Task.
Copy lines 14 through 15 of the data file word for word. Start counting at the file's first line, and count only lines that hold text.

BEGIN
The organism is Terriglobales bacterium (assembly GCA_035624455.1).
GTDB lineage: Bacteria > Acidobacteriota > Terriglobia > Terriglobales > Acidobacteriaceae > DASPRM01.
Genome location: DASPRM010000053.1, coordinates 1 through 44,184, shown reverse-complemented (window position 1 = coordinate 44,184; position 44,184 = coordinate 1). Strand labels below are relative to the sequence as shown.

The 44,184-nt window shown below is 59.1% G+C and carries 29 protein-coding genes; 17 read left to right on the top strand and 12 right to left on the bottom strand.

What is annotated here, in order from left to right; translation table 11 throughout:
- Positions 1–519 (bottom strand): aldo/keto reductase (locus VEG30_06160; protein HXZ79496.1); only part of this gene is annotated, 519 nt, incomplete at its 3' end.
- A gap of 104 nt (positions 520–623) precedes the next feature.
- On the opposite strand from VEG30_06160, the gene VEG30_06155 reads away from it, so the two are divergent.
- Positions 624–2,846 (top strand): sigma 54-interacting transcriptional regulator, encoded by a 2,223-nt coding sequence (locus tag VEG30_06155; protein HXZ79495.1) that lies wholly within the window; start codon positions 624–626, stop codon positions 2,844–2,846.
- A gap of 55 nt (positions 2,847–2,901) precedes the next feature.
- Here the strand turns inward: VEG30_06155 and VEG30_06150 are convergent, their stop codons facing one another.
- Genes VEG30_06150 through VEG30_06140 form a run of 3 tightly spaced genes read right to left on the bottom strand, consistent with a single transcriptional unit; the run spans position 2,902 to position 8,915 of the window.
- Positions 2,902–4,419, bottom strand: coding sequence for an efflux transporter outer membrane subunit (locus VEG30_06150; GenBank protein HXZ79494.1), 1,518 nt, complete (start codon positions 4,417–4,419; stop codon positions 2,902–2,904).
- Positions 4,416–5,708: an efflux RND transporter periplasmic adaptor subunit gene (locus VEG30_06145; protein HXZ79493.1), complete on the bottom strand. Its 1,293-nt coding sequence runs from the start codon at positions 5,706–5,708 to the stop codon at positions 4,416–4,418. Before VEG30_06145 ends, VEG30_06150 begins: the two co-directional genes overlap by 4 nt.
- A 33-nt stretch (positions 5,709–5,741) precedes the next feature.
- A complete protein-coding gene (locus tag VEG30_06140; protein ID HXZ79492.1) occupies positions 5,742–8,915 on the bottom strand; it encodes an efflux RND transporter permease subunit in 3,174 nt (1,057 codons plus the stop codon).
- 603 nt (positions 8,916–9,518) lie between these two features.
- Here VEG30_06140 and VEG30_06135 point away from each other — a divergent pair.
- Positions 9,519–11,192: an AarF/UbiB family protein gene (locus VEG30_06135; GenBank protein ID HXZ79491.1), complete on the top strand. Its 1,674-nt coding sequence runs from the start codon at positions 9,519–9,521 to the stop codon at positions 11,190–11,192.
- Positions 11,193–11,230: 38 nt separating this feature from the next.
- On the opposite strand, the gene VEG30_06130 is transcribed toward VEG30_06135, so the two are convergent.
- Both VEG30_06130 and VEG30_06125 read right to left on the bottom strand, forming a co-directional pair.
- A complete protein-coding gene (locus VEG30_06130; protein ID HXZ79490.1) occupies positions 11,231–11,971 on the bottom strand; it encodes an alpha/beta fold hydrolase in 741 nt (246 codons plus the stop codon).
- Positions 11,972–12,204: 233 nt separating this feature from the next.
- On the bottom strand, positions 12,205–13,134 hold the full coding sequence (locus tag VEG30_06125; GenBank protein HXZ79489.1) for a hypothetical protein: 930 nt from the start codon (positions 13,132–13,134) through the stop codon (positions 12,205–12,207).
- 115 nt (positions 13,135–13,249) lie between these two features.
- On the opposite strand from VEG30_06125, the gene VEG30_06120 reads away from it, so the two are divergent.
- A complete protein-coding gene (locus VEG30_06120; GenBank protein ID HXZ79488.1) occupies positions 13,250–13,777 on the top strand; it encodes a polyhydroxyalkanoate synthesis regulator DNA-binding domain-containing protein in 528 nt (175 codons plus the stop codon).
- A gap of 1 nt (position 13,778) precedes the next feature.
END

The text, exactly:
- Positions 4,416–5,708: an efflux RND transporter periplasmic adaptor subunit gene (locus VEG30_06145; protein HXZ79493.1), complete on the bottom strand. Its 1,293-nt coding sequence runs from the start codon at positions 5,706–5,708 to the stop codon at positions 4,416–4,418. Before VEG30_06145 ends, VEG30_06150 begins: the two co-directional genes overlap by 4 nt.
- A 33-nt stretch (positions 5,709–5,741) precedes the next feature.